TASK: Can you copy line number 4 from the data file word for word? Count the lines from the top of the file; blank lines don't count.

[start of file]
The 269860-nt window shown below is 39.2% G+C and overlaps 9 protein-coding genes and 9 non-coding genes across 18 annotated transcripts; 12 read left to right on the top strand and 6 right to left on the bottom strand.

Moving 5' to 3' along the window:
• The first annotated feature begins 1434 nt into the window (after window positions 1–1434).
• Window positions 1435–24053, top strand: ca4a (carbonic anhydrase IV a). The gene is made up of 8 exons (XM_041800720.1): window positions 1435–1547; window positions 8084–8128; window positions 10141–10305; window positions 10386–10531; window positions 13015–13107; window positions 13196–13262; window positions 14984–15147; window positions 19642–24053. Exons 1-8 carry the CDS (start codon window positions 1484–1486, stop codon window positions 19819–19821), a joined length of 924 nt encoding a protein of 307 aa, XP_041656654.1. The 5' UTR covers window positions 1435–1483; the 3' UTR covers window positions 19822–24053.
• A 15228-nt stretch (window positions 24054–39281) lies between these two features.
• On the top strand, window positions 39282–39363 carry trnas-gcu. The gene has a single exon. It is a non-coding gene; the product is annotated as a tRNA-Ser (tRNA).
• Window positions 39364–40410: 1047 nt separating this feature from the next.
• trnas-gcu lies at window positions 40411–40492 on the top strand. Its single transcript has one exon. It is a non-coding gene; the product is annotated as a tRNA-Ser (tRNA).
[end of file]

• Window positions 1435–24053, top strand: ca4a (carbonic anhydrase IV a). The gene is made up of 8 exons (XM_041800720.1): window positions 1435–1547; window positions 8084–8128; window positions 10141–10305; window positions 10386–10531; window positions 13015–13107; window positions 13196–13262; window positions 14984–15147; window positions 19642–24053. Exons 1-8 carry the CDS (start codon window positions 1484–1486, stop codon window positions 19819–19821), a joined length of 924 nt encoding a protein of 307 aa, XP_041656654.1. The 5' UTR covers window positions 1435–1483; the 3' UTR covers window positions 19822–24053.